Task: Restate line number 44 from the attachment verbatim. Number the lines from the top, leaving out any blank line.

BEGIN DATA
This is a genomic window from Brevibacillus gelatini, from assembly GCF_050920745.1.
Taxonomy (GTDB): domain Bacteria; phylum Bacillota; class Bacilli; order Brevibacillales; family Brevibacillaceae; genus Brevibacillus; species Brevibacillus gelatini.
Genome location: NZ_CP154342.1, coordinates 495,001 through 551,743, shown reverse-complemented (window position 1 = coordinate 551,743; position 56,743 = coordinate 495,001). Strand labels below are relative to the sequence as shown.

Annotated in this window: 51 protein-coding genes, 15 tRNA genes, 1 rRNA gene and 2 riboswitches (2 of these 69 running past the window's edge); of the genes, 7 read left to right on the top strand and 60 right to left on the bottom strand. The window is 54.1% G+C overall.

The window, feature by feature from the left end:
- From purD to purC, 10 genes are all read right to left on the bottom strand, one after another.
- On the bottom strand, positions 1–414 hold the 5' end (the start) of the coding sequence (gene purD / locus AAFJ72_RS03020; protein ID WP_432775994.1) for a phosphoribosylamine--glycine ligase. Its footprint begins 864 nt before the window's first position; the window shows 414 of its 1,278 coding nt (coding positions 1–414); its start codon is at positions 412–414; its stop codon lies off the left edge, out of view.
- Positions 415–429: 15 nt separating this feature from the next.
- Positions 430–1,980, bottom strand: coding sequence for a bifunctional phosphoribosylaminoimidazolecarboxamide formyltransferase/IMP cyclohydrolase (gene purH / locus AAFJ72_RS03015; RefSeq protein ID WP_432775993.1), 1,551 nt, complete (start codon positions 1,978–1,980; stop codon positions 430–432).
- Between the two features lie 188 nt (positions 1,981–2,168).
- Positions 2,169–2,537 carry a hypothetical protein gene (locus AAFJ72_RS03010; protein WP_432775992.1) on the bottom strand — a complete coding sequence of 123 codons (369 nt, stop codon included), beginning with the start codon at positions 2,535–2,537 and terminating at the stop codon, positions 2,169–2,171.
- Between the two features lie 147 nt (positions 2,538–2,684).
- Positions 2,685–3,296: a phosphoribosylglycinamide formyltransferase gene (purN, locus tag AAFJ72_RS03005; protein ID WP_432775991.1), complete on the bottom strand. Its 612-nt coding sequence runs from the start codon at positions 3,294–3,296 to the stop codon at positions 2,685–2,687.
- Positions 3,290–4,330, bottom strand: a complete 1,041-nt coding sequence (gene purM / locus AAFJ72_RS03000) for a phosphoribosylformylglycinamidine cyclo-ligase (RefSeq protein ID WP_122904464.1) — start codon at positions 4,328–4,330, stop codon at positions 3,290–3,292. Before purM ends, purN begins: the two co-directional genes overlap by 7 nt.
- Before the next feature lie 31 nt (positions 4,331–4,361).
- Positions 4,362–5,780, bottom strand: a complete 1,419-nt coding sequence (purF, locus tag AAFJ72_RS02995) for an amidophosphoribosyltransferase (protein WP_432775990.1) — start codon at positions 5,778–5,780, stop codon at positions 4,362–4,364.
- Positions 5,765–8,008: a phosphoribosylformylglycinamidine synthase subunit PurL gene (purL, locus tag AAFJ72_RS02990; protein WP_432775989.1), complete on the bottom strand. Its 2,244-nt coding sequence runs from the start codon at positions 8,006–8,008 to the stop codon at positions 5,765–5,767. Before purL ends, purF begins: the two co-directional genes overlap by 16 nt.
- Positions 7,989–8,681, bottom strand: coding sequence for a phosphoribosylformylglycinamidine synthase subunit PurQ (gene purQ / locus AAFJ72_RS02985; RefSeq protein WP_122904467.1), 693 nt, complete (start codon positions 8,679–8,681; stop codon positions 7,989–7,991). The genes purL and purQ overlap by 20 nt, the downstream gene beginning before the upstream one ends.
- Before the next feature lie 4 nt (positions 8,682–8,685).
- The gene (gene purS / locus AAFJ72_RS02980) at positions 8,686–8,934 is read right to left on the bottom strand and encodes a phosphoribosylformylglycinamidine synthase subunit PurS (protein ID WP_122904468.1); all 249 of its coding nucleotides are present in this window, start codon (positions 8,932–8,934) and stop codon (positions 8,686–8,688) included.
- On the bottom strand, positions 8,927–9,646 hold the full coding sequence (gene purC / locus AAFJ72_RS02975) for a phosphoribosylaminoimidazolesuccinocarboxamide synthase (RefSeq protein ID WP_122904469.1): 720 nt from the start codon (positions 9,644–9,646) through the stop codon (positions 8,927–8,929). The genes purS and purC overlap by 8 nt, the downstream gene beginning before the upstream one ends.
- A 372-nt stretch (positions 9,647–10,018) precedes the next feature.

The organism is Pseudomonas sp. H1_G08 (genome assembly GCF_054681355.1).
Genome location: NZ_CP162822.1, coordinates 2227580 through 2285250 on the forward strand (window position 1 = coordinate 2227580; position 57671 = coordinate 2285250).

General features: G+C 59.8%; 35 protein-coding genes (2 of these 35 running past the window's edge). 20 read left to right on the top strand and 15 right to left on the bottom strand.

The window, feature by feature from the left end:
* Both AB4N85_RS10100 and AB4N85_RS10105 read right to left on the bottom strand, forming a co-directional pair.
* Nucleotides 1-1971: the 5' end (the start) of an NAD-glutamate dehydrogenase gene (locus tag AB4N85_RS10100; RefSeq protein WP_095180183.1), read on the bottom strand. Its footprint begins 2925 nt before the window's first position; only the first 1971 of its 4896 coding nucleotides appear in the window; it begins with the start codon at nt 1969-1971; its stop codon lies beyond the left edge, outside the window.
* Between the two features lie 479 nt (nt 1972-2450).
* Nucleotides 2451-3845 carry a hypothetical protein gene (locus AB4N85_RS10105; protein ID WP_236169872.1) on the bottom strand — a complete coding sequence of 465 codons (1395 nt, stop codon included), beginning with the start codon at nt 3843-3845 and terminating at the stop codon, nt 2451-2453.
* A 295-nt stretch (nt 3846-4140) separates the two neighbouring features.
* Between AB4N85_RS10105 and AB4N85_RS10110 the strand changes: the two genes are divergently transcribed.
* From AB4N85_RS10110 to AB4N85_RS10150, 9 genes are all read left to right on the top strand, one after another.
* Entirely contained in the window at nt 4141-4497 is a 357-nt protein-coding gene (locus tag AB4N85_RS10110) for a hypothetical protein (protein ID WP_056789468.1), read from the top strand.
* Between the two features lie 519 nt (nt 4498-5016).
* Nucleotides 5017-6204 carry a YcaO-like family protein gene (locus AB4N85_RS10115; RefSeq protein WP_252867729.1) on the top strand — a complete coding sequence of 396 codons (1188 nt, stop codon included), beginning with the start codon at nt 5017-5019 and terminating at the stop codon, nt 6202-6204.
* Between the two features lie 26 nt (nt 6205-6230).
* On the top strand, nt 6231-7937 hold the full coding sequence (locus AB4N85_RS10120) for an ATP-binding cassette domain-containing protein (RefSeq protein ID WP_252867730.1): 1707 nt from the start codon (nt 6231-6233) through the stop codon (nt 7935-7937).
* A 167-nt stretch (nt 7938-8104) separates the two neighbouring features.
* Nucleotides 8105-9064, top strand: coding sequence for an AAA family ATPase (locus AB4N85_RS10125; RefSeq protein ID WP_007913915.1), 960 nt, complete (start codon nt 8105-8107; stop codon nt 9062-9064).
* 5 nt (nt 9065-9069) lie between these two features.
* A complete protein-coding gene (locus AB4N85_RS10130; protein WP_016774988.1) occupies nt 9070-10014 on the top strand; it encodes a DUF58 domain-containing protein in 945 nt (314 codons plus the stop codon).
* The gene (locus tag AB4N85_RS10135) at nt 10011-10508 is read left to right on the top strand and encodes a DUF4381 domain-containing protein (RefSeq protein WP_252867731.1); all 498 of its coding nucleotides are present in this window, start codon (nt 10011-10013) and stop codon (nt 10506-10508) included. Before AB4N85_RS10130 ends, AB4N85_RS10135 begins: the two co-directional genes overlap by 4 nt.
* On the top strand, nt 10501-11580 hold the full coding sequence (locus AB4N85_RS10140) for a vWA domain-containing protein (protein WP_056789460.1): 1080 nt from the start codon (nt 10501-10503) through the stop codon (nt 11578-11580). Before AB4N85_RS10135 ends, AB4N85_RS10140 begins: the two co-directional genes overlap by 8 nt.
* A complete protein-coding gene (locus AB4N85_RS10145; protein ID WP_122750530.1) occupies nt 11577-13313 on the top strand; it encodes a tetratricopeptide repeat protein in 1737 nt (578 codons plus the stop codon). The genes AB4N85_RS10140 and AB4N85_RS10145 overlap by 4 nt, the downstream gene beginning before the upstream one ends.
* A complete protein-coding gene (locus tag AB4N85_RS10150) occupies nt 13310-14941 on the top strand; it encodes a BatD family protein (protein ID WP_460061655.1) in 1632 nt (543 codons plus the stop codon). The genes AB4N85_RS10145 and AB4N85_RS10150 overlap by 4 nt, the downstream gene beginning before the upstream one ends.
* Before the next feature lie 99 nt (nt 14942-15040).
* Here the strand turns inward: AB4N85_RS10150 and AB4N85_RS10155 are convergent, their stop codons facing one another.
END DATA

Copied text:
* On the top strand, nt 10501-11580 hold the full coding sequence (locus AB4N85_RS10140) for a vWA domain-containing protein (protein WP_056789460.1): 1080 nt from the start codon (nt 10501-10503) through the stop codon (nt 11578-11580). Before AB4N85_RS10135 ends, AB4N85_RS10140 begins: the two co-directional genes overlap by 8 nt.